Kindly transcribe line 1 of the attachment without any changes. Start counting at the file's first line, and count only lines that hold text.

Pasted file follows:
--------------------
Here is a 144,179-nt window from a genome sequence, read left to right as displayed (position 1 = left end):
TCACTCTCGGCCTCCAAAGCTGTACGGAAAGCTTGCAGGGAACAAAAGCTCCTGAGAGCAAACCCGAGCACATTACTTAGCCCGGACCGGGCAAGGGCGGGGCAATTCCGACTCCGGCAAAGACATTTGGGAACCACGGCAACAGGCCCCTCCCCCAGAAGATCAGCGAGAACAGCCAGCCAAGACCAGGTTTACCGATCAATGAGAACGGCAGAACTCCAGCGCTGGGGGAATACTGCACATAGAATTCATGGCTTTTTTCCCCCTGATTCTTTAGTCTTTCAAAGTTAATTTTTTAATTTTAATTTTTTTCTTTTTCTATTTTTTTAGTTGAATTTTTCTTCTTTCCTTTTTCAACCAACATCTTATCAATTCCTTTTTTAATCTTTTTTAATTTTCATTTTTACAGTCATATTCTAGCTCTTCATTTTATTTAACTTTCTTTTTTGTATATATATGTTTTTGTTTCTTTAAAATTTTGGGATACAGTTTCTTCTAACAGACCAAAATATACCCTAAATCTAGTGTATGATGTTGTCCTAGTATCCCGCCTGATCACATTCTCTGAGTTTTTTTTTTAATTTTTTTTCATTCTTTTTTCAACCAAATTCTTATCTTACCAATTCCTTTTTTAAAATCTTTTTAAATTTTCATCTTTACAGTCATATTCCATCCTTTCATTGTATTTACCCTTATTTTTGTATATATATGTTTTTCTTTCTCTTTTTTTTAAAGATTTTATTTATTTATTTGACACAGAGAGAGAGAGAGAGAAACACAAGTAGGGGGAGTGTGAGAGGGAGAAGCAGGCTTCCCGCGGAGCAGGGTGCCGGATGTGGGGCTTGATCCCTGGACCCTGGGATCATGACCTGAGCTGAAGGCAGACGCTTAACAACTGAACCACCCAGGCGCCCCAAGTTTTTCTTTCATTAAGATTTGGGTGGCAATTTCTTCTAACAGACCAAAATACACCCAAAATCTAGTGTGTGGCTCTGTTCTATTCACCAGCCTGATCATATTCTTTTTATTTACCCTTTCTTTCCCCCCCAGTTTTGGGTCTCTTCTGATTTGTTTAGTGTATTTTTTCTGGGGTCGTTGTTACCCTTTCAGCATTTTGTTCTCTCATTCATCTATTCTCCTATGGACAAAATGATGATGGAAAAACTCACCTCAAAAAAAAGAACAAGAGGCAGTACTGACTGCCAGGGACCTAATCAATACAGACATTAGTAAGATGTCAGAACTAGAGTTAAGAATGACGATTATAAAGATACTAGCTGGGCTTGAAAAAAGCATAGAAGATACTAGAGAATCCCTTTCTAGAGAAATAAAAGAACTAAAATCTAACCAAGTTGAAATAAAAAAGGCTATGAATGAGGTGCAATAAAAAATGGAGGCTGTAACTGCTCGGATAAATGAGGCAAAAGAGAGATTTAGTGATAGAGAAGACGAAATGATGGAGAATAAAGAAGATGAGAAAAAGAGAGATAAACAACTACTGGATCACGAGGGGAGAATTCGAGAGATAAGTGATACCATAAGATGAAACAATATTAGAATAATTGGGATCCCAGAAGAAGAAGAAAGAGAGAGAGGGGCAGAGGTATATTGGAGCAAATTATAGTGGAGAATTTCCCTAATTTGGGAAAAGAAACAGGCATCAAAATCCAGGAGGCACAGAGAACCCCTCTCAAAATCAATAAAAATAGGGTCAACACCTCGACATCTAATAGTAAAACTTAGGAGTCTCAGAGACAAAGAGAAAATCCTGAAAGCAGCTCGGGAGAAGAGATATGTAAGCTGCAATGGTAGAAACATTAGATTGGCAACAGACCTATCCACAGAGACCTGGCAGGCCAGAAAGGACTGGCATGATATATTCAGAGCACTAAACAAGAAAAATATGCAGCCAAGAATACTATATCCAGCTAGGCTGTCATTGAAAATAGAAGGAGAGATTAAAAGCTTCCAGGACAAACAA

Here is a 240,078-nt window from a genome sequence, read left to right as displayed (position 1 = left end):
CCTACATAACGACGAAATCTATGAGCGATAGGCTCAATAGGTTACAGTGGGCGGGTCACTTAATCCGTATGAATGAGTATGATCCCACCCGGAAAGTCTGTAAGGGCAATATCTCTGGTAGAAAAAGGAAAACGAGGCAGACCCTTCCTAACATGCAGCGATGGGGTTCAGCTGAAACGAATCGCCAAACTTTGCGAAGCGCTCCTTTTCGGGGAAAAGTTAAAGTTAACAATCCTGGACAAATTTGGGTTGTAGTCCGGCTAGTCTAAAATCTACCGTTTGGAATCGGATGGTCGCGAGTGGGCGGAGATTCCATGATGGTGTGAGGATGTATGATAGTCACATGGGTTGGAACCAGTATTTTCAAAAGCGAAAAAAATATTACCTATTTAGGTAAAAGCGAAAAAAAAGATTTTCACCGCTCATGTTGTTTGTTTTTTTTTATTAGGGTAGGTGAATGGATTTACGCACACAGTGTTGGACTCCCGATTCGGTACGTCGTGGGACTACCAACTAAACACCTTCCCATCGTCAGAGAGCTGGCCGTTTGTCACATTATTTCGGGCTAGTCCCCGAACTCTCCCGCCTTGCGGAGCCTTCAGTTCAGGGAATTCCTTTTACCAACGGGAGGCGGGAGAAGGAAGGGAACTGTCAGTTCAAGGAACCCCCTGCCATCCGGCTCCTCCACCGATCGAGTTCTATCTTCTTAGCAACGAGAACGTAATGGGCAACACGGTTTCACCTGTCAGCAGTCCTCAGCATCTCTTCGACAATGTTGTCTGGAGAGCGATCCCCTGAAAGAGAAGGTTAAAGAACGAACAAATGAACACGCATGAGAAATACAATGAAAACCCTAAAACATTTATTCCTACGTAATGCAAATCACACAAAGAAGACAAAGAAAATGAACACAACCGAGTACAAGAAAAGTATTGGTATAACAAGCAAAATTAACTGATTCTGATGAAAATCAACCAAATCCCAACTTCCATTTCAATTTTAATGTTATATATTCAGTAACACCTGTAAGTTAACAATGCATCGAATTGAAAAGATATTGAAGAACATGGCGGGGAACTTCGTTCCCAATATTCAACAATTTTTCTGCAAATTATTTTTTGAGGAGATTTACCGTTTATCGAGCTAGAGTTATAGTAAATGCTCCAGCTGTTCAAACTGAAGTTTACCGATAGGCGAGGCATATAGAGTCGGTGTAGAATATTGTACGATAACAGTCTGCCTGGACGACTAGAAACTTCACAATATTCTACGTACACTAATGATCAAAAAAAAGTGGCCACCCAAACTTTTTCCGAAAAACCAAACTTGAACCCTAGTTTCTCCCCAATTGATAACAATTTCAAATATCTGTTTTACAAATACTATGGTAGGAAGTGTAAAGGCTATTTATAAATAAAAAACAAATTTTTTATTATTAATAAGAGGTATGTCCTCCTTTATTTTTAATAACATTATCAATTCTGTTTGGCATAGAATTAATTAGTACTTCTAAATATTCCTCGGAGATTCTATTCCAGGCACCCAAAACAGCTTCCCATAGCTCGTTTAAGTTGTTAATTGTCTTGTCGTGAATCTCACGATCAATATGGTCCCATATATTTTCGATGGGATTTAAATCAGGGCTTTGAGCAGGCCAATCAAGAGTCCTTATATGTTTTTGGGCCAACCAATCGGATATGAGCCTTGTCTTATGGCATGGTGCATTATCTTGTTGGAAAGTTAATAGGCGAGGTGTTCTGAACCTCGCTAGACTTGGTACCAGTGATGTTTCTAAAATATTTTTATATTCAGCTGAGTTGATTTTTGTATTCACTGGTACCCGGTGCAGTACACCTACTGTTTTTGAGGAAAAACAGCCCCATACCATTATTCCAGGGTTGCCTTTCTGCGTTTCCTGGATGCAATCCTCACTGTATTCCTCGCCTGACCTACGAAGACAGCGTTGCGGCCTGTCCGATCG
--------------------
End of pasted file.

Here is a 144,179-nt window from a genome sequence, read left to right as displayed (position 1 = left end):